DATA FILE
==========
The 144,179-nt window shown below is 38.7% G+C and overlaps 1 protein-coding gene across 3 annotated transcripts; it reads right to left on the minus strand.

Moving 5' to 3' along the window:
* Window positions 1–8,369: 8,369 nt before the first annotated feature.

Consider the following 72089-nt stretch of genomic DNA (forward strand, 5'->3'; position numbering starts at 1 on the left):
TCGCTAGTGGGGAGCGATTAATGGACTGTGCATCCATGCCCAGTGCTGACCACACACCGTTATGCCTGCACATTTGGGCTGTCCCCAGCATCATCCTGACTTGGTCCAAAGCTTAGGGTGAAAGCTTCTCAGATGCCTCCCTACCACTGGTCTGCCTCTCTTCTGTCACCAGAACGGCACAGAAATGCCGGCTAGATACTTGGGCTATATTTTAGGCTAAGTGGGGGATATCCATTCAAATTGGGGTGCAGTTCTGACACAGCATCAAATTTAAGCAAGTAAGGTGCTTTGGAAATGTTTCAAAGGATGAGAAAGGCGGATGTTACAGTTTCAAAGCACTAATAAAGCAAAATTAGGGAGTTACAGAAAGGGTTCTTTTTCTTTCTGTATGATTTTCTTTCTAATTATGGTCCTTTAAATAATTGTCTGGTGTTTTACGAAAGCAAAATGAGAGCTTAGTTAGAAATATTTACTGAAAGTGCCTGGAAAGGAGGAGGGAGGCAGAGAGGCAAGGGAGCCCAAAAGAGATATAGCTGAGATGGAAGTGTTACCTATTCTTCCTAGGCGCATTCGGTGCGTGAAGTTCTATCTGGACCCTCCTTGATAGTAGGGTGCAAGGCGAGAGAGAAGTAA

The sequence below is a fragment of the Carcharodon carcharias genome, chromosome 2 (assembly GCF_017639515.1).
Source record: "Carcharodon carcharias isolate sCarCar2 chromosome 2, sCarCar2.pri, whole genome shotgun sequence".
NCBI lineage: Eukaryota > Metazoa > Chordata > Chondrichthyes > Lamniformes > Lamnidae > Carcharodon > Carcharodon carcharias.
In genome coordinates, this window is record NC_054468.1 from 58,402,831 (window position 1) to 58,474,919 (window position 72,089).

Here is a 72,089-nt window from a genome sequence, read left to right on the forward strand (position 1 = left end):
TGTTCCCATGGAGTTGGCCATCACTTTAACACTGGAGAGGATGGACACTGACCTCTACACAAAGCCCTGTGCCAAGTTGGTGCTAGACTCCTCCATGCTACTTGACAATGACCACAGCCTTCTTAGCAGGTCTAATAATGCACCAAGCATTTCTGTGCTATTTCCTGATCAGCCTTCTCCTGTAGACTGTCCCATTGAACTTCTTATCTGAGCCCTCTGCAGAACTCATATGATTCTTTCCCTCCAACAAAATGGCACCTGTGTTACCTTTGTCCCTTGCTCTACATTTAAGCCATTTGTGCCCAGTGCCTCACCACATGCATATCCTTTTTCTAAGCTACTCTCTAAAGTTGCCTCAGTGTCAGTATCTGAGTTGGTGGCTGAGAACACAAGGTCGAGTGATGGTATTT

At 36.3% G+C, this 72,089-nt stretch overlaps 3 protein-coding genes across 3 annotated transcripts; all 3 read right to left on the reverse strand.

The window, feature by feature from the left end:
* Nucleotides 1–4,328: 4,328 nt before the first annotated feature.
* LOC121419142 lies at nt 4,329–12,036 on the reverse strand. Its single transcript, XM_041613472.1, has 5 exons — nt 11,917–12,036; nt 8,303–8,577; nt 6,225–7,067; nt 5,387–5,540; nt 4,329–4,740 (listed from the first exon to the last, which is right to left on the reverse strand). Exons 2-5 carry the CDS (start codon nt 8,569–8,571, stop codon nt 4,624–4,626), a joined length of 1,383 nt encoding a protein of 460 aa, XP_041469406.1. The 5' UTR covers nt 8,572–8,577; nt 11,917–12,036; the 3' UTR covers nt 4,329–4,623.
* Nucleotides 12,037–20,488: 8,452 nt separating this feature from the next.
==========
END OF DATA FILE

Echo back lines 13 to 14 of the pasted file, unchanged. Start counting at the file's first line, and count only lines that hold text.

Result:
The window, feature by feature from the left end:
* Nucleotides 1–4,328: 4,328 nt before the first annotated feature.